Since the medical cannabis programs of many states include severe nausea as an approved condition for prescription, this has led some to believe that cannabis is safe for anyone dealing with this issue. In fact, a 2018 study in the journal Obstetrics and Gynecology found that almost 70 percent of cannabis dispensary employees in Colorado had recommended cannabis to pregnant women to treat their nausea. However, this confidence is not shared by many doctors.

As Dr. Nancy Goler, OB/GYN, told Science Daily, “Until such time as we fully understand the specific health risks cannabis poses for pregnant women and their fetuses, we are recommending stopping all cannabis use prior to conceiving and certainly once a woman knows she is pregnant.”

The Ethics of Cannabis Research and Pregnancy

Goler’s stance is common among medical professionals — the Centers for Disease Control and Prevention (CDC), the American College of Obstetricians and Gynecologists, and the National Institute on Drug Abuse (NIDA) all strongly discourage cannabis use during pregnancy. However, it also illustrates the catch-22 of researching the effects of cannabis on pregnancy: Without conducting long-term studies on a sizable number of human subjects, there’s no way for scientists to reach firm conclusions on whether or not cannabis is safe for pregnant women.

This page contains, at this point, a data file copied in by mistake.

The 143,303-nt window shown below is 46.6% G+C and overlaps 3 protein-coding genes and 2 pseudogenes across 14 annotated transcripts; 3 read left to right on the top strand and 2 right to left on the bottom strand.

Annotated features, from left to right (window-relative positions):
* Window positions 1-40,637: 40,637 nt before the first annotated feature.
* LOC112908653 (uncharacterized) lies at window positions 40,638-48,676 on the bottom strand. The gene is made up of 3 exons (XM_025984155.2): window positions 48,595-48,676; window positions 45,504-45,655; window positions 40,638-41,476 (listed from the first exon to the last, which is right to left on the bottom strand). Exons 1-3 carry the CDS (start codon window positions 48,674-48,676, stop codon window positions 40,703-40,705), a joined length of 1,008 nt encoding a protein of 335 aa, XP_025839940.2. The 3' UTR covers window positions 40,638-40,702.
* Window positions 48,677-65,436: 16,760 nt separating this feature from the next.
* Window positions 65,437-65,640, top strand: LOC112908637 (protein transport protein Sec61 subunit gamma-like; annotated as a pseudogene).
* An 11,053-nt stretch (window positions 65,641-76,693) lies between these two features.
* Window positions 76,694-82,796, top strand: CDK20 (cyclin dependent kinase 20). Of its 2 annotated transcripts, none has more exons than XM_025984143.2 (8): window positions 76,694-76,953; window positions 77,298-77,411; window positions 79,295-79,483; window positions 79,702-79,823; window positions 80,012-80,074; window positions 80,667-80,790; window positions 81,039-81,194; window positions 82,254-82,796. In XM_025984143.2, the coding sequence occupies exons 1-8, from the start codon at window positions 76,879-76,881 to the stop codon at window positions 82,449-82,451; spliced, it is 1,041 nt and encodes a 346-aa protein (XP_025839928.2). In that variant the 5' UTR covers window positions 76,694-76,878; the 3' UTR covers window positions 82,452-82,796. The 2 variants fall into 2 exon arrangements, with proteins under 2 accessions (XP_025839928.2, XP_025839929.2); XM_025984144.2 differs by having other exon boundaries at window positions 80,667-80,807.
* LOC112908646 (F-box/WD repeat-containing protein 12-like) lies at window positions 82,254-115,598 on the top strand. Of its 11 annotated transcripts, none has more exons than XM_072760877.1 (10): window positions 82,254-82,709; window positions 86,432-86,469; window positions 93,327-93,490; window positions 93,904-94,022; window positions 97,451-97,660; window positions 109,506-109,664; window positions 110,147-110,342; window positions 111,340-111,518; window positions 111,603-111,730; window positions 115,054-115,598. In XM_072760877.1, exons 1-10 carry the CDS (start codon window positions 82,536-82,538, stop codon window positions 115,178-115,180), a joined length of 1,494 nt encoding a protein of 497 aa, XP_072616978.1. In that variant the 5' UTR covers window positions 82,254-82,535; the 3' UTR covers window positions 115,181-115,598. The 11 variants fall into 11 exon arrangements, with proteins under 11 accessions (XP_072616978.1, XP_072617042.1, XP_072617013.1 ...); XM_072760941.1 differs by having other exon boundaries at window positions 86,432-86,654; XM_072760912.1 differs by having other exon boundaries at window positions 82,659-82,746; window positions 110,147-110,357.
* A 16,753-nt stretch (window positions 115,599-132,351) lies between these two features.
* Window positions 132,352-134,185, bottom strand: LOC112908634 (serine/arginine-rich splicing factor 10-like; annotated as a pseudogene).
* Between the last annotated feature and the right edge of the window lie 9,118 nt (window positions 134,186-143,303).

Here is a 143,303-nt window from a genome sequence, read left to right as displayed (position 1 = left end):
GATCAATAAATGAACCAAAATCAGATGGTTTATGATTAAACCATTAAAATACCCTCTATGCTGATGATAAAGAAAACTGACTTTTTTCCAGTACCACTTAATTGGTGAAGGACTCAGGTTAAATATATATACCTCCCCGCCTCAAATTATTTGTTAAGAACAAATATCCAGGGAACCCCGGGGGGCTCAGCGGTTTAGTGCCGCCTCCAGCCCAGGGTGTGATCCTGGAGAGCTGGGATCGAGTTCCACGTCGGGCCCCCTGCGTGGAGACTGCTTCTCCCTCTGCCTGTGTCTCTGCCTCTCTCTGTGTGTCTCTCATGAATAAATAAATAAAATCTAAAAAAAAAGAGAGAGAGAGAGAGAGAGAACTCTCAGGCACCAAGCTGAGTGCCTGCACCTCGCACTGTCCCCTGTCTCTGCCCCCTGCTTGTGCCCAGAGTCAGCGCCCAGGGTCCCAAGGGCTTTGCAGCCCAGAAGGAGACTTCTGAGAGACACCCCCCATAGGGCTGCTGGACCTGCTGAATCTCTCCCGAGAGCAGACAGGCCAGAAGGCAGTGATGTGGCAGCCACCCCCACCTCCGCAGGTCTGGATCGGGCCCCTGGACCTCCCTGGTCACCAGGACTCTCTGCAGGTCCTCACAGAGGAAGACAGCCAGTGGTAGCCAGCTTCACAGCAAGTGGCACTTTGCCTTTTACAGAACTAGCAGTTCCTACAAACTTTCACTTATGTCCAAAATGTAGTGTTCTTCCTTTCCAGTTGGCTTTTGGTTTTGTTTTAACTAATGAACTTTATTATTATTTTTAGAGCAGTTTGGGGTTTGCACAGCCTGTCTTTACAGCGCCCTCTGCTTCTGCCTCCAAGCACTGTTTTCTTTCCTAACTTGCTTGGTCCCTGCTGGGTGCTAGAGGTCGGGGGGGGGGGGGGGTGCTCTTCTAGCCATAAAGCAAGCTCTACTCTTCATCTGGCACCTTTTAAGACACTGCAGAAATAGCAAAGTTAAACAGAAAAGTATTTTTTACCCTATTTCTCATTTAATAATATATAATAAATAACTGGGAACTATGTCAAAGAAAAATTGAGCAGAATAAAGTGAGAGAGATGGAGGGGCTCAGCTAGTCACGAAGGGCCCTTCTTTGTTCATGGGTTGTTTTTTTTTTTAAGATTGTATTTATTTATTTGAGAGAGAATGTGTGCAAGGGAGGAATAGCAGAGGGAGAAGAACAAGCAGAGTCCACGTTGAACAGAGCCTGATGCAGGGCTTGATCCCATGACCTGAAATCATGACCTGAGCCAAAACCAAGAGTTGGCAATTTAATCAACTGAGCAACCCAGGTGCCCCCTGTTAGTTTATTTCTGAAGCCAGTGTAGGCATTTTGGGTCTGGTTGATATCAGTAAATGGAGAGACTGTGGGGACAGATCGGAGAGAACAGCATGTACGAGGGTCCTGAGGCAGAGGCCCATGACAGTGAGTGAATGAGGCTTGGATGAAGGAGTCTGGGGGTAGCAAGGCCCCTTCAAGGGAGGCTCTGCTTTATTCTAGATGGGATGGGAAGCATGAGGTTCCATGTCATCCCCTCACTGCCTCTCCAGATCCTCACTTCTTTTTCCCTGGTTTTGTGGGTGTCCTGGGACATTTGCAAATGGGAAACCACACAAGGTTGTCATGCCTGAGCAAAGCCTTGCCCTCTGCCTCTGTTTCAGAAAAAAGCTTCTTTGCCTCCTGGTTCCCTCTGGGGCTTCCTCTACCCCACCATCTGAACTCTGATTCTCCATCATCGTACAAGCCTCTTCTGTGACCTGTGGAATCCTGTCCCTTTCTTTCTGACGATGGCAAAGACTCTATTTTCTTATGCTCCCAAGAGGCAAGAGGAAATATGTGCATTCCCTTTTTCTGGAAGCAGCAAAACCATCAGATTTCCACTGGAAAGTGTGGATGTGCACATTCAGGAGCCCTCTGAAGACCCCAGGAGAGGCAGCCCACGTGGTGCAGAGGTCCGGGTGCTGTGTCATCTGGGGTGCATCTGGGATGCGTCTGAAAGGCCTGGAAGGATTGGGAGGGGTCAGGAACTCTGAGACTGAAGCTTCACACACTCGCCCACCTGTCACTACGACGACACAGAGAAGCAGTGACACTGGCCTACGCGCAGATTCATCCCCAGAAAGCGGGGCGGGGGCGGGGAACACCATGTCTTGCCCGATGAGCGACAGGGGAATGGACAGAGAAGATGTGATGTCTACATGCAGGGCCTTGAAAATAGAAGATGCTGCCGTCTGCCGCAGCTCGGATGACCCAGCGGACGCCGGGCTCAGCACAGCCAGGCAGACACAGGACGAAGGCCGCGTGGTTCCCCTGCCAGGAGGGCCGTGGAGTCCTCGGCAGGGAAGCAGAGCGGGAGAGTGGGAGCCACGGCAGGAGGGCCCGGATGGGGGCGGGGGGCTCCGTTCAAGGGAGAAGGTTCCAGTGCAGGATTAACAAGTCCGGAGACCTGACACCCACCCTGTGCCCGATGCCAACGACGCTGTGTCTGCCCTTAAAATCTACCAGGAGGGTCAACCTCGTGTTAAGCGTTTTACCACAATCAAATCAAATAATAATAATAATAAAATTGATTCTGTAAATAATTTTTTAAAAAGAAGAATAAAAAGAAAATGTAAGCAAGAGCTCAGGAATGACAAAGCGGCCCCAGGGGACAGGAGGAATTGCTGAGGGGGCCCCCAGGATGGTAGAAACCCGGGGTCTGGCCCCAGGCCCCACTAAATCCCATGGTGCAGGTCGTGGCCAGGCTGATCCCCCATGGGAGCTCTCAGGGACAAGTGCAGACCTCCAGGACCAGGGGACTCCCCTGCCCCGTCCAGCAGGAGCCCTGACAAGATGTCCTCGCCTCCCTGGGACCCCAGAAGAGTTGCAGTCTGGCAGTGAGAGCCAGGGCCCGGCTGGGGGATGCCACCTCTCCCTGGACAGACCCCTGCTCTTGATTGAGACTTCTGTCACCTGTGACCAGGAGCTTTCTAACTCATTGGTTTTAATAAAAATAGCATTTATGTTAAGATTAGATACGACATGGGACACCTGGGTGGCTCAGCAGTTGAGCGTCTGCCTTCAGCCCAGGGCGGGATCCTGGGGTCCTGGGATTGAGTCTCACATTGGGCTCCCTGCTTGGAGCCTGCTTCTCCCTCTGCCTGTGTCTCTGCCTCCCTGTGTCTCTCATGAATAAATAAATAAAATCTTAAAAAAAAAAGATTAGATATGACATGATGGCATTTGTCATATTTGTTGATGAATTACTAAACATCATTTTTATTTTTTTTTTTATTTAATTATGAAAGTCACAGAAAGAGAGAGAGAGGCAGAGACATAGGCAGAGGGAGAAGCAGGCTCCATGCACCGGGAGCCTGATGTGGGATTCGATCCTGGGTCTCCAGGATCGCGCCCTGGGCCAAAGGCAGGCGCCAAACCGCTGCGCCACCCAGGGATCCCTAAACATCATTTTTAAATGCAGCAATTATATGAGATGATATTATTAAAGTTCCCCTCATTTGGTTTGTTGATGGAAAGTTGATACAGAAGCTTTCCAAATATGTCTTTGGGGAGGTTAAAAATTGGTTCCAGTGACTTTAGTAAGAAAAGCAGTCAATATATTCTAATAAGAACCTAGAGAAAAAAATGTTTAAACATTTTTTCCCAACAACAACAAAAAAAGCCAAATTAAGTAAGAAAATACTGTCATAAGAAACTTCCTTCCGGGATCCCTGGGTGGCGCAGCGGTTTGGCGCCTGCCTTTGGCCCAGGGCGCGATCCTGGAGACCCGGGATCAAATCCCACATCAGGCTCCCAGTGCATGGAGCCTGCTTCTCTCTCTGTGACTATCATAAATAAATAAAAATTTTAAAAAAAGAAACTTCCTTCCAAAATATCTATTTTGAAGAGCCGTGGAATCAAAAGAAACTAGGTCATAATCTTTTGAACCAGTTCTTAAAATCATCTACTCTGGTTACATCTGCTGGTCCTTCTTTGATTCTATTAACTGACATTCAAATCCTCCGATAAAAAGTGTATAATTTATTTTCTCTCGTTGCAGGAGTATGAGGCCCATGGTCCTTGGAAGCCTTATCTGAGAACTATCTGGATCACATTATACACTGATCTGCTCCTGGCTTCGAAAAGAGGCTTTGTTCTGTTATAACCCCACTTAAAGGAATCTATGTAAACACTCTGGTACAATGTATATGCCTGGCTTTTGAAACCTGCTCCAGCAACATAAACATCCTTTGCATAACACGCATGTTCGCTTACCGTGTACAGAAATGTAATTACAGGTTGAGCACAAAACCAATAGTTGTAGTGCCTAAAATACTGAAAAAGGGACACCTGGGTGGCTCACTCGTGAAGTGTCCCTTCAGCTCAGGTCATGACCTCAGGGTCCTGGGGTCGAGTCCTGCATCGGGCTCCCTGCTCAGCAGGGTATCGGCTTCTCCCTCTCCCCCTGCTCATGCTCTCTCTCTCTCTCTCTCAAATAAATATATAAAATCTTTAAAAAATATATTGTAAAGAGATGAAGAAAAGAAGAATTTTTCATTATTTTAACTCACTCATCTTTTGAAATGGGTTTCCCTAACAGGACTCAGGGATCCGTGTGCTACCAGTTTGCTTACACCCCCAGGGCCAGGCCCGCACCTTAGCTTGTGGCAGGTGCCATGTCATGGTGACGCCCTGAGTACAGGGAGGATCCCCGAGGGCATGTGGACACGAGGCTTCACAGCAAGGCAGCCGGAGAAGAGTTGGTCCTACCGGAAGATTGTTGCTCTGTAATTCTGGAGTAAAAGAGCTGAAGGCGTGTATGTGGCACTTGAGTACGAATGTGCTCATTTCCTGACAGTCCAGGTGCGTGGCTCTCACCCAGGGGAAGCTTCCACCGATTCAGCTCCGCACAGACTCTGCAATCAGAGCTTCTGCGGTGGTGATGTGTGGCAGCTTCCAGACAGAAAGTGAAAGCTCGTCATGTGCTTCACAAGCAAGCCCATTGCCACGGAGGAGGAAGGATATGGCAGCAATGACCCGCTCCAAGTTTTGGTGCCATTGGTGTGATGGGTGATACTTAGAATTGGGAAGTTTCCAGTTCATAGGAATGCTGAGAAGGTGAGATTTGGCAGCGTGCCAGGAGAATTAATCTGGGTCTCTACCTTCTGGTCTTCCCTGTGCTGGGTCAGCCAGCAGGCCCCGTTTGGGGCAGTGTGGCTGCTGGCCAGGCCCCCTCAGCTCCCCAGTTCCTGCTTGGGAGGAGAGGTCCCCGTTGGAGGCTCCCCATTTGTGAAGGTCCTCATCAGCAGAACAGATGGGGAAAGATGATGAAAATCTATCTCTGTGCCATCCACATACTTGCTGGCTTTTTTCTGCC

This was the justification given by Kleinhans, the co-lead author of the UW study. She also pointed out the limitations of existing research on cannabis and pregnancy. ““The very few investigations that have studied prenatal cannabis exposure and infant brain development have all involved women who are polysubstance drug users. No one has looked at marijuana use exclusively.” As such, it’s difficult to say whether the negative side effects identified by these studies were caused by cannabis, or one or more of the other substances that they consumed.

However, while there may be some uncertainty that cannabis was the ultimate cause of those side effects, previous studies have shown they are severe enough to make one question if risking the health of pregnant women and their unborn children in the name of science is worth it. A report from the National Academies of Sciences, Engineering, and Medicine (NASEM) found that cannabis use during pregnancy may be correlated to lower birth weights, while another from researchers at Washington State University showed that the offspring of rats who were given cannabis during pregnancy had impaired brain development. 

These studies have obvious limitations — although the former found that cannabis could impact birth weight, it also found that “the relationship with other pregnancy and childhood outcomes is unclear,” while the latter was not conducted on humans. Despite this, the question remains: do the potential benefits to future generations outweigh the potential harms to human beings in the present moment?

It’s a matter for debate — and serious soul-searching.

Alexa Peters
Alexa Peters
Alexa Peters is a Seattle-based freelance writer who covers wellness, culture, and music. Alexa’s work has appeared in Leafly, The Washington Post, The Seattle Times, Thrillist, and in Audiofemme, where she is a regular music columnist.